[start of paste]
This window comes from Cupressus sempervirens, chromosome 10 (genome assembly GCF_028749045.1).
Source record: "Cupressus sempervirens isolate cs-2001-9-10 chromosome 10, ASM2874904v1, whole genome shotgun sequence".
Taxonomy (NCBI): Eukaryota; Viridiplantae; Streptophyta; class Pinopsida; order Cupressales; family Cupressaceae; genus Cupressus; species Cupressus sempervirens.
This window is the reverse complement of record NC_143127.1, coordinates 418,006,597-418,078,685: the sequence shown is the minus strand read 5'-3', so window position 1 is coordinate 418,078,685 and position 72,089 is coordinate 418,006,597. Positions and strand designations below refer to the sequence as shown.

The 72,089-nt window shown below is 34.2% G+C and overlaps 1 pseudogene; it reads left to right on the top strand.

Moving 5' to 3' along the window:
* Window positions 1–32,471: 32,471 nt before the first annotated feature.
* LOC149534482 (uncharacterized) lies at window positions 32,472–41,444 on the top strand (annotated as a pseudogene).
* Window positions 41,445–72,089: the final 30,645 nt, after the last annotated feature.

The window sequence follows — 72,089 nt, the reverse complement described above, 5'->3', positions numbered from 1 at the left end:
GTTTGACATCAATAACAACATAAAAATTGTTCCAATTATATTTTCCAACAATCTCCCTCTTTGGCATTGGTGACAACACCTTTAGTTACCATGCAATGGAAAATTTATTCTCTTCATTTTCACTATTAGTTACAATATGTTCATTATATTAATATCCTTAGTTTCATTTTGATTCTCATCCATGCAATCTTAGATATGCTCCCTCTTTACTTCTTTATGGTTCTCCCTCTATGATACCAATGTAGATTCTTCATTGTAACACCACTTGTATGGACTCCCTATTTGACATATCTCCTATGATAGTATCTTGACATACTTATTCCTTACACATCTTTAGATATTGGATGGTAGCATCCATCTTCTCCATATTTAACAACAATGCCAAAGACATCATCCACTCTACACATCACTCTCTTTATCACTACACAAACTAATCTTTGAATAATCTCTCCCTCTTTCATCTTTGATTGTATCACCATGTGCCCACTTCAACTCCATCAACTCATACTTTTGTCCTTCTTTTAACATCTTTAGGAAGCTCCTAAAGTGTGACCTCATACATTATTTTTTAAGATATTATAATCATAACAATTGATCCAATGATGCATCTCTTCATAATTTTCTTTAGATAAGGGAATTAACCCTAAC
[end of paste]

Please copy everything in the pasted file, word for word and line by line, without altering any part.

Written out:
This window comes from Cupressus sempervirens, chromosome 10 (genome assembly GCF_028749045.1).
Source record: "Cupressus sempervirens isolate cs-2001-9-10 chromosome 10, ASM2874904v1, whole genome shotgun sequence".
Taxonomy (NCBI): Eukaryota; Viridiplantae; Streptophyta; class Pinopsida; order Cupressales; family Cupressaceae; genus Cupressus; species Cupressus sempervirens.
This window is the reverse complement of record NC_143127.1, coordinates 418,006,597-418,078,685: the sequence shown is the minus strand read 5'-3', so window position 1 is coordinate 418,078,685 and position 72,089 is coordinate 418,006,597. Positions and strand designations below refer to the sequence as shown.

The 72,089-nt window shown below is 34.2% G+C and overlaps 1 pseudogene; it reads left to right on the top strand.

Moving 5' to 3' along the window:
* Window positions 1–32,471: 32,471 nt before the first annotated feature.
* LOC149534482 (uncharacterized) lies at window positions 32,472–41,444 on the top strand (annotated as a pseudogene).
* Window positions 41,445–72,089: the final 30,645 nt, after the last annotated feature.

The window sequence follows — 72,089 nt, the reverse complement described above, 5'->3', positions numbered from 1 at the left end:
GTTTGACATCAATAACAACATAAAAATTGTTCCAATTATATTTTCCAACAATCTCCCTCTTTGGCATTGGTGACAACACCTTTAGTTACCATGCAATGGAAAATTTATTCTCTTCATTTTCACTATTAGTTACAATATGTTCATTATATTAATATCCTTAGTTTCATTTTGATTCTCATCCATGCAATCTTAGATATGCTCCCTCTTTACTTCTTTATGGTTCTCCCTCTATGATACCAATGTAGATTCTTCATTGTAACACCACTTGTATGGACTCCCTATTTGACATATCTCCTATGATAGTATCTTGACATACTTATTCCTTACACATCTTTAGATATTGGATGGTAGCATCCATCTTCTCCATATTTAACAACAATGCCAAAGACATCATCCACTCTACACATCACTCTCTTTATCACTACACAAACTAATCTTTGAATAATCTCTCCCTCTTTCATCTTTGATTGTATCACCATGTGCCCACTTCAACTCCATCAACTCATACTTTTGTCCTTCTTTTAACATCTTTAGGAAGCTCCTAAAGTGTGACCTCATACATTATTTTTTAAGATATTATAATCATAACAATTGATCCAATGATGCATCTCTTCATAATTTTCTTTAGATAAGGGAATTAACCCTAAC